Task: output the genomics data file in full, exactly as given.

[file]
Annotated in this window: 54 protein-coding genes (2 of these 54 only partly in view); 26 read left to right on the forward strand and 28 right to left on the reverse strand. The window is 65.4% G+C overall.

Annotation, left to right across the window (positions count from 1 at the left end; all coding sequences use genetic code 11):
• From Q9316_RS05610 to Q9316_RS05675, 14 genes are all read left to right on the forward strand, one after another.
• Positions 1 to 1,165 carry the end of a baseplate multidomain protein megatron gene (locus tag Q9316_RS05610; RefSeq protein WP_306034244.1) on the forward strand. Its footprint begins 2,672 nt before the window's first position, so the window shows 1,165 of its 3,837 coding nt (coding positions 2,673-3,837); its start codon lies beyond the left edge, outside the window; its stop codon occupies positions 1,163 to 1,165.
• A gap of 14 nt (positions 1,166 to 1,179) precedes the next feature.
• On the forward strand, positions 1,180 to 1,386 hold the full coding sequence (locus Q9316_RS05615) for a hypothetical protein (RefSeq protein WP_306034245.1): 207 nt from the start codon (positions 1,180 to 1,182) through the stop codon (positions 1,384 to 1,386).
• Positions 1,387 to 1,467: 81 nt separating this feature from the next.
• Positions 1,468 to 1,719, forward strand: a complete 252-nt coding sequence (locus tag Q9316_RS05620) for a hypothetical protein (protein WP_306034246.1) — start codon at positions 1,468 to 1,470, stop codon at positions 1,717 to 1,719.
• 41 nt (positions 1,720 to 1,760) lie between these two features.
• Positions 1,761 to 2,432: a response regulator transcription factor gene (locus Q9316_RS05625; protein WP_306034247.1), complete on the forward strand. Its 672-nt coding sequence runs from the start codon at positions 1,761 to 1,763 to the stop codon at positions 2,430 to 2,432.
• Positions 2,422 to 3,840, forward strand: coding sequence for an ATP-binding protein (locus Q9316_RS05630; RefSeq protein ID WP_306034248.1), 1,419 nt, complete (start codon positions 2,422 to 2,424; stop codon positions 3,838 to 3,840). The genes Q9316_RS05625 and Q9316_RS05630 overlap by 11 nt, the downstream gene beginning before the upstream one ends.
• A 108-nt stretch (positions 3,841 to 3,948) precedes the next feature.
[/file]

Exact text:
Annotated in this window: 54 protein-coding genes (2 of these 54 only partly in view); 26 read left to right on the forward strand and 28 right to left on the reverse strand. The window is 65.4% G+C overall.

Annotation, left to right across the window (positions count from 1 at the left end; all coding sequences use genetic code 11):
• From Q9316_RS05610 to Q9316_RS05675, 14 genes are all read left to right on the forward strand, one after another.
• Positions 1 to 1,165 carry the end of a baseplate multidomain protein megatron gene (locus tag Q9316_RS05610; RefSeq protein WP_306034244.1) on the forward strand. Its footprint begins 2,672 nt before the window's first position, so the window shows 1,165 of its 3,837 coding nt (coding positions 2,673-3,837); its start codon lies beyond the left edge, outside the window; its stop codon occupies positions 1,163 to 1,165.
• A gap of 14 nt (positions 1,166 to 1,179) precedes the next feature.
• On the forward strand, positions 1,180 to 1,386 hold the full coding sequence (locus Q9316_RS05615) for a hypothetical protein (RefSeq protein WP_306034245.1): 207 nt from the start codon (positions 1,180 to 1,182) through the stop codon (positions 1,384 to 1,386).
• Positions 1,387 to 1,467: 81 nt separating this feature from the next.
• Positions 1,468 to 1,719, forward strand: a complete 252-nt coding sequence (locus tag Q9316_RS05620) for a hypothetical protein (protein WP_306034246.1) — start codon at positions 1,468 to 1,470, stop codon at positions 1,717 to 1,719.
• 41 nt (positions 1,720 to 1,760) lie between these two features.
• Positions 1,761 to 2,432: a response regulator transcription factor gene (locus Q9316_RS05625; protein WP_306034247.1), complete on the forward strand. Its 672-nt coding sequence runs from the start codon at positions 1,761 to 1,763 to the stop codon at positions 2,430 to 2,432.
• Positions 2,422 to 3,840, forward strand: coding sequence for an ATP-binding protein (locus Q9316_RS05630; RefSeq protein ID WP_306034248.1), 1,419 nt, complete (start codon positions 2,422 to 2,424; stop codon positions 3,838 to 3,840). The genes Q9316_RS05625 and Q9316_RS05630 overlap by 11 nt, the downstream gene beginning before the upstream one ends.
• A 108-nt stretch (positions 3,841 to 3,948) precedes the next feature.